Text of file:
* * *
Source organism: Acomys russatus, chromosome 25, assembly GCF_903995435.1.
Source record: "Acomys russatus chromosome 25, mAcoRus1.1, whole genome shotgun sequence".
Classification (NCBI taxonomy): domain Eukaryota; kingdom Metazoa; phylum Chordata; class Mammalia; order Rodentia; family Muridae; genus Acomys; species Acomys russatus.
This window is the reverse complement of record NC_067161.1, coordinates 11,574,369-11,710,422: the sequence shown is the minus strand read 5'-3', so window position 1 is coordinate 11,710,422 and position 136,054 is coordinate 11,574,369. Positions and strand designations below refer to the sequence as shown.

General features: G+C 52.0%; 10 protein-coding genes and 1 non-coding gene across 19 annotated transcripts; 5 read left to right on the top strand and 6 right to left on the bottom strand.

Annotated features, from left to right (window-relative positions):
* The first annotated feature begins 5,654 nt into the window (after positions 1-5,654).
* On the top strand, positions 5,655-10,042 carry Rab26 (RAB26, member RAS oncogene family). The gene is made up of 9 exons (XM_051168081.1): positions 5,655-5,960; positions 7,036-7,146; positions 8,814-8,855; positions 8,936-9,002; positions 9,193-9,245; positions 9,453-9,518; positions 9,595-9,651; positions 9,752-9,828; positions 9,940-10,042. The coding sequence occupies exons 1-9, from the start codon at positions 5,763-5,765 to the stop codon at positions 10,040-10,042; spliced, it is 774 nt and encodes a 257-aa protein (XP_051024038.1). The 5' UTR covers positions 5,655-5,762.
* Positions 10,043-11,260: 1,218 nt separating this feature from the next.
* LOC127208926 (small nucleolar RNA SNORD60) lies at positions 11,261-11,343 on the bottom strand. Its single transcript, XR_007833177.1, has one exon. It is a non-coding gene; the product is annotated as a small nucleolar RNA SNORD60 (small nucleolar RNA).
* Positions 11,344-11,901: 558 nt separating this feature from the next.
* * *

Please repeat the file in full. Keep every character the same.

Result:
Source organism: Acomys russatus, chromosome 25, assembly GCF_903995435.1.
Source record: "Acomys russatus chromosome 25, mAcoRus1.1, whole genome shotgun sequence".
Classification (NCBI taxonomy): domain Eukaryota; kingdom Metazoa; phylum Chordata; class Mammalia; order Rodentia; family Muridae; genus Acomys; species Acomys russatus.
This window is the reverse complement of record NC_067161.1, coordinates 11,574,369-11,710,422: the sequence shown is the minus strand read 5'-3', so window position 1 is coordinate 11,710,422 and position 136,054 is coordinate 11,574,369. Positions and strand designations below refer to the sequence as shown.

General features: G+C 52.0%; 10 protein-coding genes and 1 non-coding gene across 19 annotated transcripts; 5 read left to right on the top strand and 6 right to left on the bottom strand.

Annotated features, from left to right (window-relative positions):
* The first annotated feature begins 5,654 nt into the window (after positions 1-5,654).
* On the top strand, positions 5,655-10,042 carry Rab26 (RAB26, member RAS oncogene family). The gene is made up of 9 exons (XM_051168081.1): positions 5,655-5,960; positions 7,036-7,146; positions 8,814-8,855; positions 8,936-9,002; positions 9,193-9,245; positions 9,453-9,518; positions 9,595-9,651; positions 9,752-9,828; positions 9,940-10,042. The coding sequence occupies exons 1-9, from the start codon at positions 5,763-5,765 to the stop codon at positions 10,040-10,042; spliced, it is 774 nt and encodes a 257-aa protein (XP_051024038.1). The 5' UTR covers positions 5,655-5,762.
* Positions 10,043-11,260: 1,218 nt separating this feature from the next.
* LOC127208926 (small nucleolar RNA SNORD60) lies at positions 11,261-11,343 on the bottom strand. Its single transcript, XR_007833177.1, has one exon. It is a non-coding gene; the product is annotated as a small nucleolar RNA SNORD60 (small nucleolar RNA).
* Positions 11,344-11,901: 558 nt separating this feature from the next.